Derek Silva, the Providence fire union chief, did not respond to Journal inquiries about his perspective.

But Paul Valletta, the Cranston fire union chief who lobbies for the International Association of Fire Fighters, emailed this response to Journal inquiries about the 42-hour OT threshold: "Overtime has nothing to do with the schedules we work. OT is driven by our minimum staffing language and if our departments are at full complement."

The mayors of Providence, Cranston and Johnston told The Journal during Monday's news conference that they rely on overtime, as opposed to paying more to hire firefighters at an even higher cost with full salaries and benefits.

"It is cheaper for me to pay overtime than it is to hire a firefighter or a police officer,'' explained Johnston Mayor Joseph Polisena. "When you look at each firefighter and each police officer, it's about $100,000 with their benefits... They get a clothing allowance and a gun allowance. The firefighters get an EMT allowance. I [would] rather have less staff and less legacy costs, if you will, and pay the overtime because...it's cheaper for me to pay the overtime than it would be to hire more personnel."

Agreeing, Fung and Providence Mayor Jorge Elorza said the bigger threat from the 42-hour overtime threshold — and the indefinite continuation of expired contracts — is the loss of leverage in future contract negotiations.

In Cranston, Fung said, "Our full complement of firefighters presently stands at 196 for the entire department, which is down from 201 when I first took office....When we are down because of overall staffing and those that are out injured or even out for routine sick days, we don't have enough firefighters to fill the 41 [minimum manning] positions and it trips overtime for the city."

Added Elorza: "It's a poison pill to prevent any municipality from going to a three-shift schedule,'' with longer workweeks before overtime kicks in as is "commonplace in other parts of the country."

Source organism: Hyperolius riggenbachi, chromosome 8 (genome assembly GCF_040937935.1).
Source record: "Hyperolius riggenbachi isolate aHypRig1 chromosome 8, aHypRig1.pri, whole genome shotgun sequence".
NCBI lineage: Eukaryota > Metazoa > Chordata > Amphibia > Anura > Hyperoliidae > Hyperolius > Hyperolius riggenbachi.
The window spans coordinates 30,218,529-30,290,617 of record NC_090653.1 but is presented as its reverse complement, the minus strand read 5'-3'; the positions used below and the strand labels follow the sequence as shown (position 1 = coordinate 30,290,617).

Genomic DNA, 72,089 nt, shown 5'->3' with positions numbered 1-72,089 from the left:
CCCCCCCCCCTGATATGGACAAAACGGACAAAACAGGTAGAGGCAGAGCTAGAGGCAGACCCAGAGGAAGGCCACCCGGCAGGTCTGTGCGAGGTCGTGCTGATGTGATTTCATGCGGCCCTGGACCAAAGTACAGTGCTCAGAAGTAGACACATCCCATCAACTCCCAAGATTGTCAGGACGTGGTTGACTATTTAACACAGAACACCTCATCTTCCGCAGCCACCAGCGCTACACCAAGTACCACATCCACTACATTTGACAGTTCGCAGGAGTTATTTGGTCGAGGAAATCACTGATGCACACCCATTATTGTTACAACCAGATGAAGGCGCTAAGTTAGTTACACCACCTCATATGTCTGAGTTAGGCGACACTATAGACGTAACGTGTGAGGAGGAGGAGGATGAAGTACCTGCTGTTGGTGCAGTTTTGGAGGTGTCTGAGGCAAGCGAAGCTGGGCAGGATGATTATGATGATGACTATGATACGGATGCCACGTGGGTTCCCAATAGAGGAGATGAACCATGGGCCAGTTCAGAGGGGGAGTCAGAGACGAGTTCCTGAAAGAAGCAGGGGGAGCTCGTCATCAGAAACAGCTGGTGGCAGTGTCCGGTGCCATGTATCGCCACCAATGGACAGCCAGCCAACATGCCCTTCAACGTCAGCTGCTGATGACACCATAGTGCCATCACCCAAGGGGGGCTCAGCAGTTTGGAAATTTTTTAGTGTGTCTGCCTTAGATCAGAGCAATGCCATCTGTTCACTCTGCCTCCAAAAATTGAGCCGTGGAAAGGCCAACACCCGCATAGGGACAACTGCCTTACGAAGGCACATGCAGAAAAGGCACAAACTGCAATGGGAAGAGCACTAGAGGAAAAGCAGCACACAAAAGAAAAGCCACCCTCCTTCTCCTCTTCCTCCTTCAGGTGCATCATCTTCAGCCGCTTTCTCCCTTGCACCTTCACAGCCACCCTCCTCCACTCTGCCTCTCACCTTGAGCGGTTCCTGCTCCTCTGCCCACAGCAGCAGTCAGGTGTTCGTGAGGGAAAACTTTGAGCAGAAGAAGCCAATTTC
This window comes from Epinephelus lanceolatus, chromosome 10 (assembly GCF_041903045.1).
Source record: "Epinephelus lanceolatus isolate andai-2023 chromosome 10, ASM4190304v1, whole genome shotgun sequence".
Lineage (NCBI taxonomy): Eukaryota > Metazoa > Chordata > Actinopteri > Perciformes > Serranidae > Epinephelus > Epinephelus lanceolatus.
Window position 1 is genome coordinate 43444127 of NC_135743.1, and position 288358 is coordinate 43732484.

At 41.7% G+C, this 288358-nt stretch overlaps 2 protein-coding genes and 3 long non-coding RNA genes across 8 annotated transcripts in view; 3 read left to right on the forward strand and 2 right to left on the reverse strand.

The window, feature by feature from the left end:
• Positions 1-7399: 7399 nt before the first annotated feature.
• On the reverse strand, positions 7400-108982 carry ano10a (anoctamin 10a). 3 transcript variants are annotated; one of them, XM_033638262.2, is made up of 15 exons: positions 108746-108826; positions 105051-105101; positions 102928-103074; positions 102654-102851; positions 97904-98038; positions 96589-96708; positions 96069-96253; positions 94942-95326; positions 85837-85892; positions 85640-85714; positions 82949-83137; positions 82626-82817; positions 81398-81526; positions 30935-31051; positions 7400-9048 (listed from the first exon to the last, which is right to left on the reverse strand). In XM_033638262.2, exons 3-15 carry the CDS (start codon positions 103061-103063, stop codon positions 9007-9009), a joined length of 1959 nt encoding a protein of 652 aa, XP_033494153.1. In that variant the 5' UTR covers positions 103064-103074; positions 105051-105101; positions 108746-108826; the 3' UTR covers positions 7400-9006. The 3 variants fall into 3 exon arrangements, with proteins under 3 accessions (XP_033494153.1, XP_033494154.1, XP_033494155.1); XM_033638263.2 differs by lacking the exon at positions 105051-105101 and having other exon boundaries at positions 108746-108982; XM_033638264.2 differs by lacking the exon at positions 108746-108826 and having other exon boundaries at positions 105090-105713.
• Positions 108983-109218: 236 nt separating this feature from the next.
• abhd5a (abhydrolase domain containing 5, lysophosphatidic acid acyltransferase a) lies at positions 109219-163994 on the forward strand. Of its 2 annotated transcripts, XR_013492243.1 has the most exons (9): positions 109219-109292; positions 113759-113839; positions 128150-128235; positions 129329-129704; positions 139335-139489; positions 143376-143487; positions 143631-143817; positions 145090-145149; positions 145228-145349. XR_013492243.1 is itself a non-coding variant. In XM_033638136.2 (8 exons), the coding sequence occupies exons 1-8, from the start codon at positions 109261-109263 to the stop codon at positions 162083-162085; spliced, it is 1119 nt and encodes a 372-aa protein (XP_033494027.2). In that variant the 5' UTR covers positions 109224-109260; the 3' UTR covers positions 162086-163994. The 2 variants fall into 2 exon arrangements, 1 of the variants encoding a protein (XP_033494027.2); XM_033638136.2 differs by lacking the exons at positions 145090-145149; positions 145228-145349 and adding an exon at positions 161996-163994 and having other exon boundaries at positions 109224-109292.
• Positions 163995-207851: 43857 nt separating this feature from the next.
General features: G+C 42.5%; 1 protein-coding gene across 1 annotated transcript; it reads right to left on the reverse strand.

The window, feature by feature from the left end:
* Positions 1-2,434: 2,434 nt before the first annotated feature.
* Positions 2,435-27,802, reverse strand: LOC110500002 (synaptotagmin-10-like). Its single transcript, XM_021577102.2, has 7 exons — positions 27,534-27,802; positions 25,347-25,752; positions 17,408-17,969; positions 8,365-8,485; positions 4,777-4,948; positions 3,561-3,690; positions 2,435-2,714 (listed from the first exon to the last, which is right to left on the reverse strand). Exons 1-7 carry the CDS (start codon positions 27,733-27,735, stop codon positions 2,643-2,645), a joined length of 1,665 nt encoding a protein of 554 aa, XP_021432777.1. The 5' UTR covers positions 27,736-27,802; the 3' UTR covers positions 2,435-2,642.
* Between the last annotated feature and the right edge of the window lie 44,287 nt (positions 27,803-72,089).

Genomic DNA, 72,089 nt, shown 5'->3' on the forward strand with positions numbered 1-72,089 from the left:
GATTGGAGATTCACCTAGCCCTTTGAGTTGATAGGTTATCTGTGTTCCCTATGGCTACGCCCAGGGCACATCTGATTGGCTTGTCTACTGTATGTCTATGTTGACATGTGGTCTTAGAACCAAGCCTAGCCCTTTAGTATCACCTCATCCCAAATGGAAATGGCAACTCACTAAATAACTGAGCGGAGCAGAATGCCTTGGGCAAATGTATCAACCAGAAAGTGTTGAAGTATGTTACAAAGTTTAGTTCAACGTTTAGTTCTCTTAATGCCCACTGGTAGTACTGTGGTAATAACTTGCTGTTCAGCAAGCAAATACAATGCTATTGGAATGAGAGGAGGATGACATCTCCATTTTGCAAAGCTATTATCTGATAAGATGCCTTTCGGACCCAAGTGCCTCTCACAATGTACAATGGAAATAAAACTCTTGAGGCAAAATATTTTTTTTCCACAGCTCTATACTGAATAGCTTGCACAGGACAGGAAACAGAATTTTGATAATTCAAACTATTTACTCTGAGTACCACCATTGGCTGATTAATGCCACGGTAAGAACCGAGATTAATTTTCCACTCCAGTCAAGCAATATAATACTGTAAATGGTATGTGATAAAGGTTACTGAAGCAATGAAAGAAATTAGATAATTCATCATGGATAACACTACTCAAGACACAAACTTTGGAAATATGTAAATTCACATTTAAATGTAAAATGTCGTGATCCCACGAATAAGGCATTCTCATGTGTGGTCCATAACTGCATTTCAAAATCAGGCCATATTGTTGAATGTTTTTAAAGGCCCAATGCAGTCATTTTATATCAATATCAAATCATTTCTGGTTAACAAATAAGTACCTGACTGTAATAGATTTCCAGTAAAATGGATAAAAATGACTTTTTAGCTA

"Having the ability to do so...[provides] leverage,'' he said, "so that we can first bring them to the [negotiating] table and then, contract and bargain in good faith. Had it not been for our ability to do that [three years ago], I don't know what the City of Providence would have done these past several years. Instead of having surpluses, we likely would have had deficits.

"That might have been the death knell for us,'' Elorza said.

These are the compensation numbers reflected on the FY 2018 "transparency reports" from those cities and town with paid Fire Departments who have filed:

Woonsocket: Regular pay $7,313,409;OT $813,943

West Greenwich: Regular pay $193,047;OT $35,095

West Warwick: Regular pay $4,518,693;OT $1,204,504

Tiverton: Regular pay $1,946,395;OT $194,417

Smithfield: Regular pay $4,107,314;OT $1,015,196

Providence: Regular pay $26,871,543;OT $11,453,348

Portsmouth: Regular pay $2,403,184;OT $729,220

Pawtucket: Regular pay $10,458,773;OT $2,427,434

Newport: Regular pay $7,450,328;OT $972,614

Narragansett: Regular pay $2,599,603;OT $873,606

Middletown: Regular pay $1,799,301;OT $395,185

Little Compton: Regular pay $641,758;OT $106,096

Johnston: Regular pay $6,448,389;OT $2,585,732

Cumberland: Regular pay $1,239,801;OT $297,199

Cranston: Regular pay $13,296,915;OT $4,923,412

Barrington: Regular pay $1,878,510;OT $117,584

**Municipalities that had not, as of late last week, filed the "supplemental transparency reports'' included: Central Falls, East Greenwich, East Providence, Foster, North Kingstown, North Providence, Richmond, Warren and Warwick.

———

©2019 The Providence Journal (Providence, R.I.)

McClatchy-Tribune News Service

Recommended for you

Join the discussion

Copyright © 2019 firerescue1.com. All rights reserved.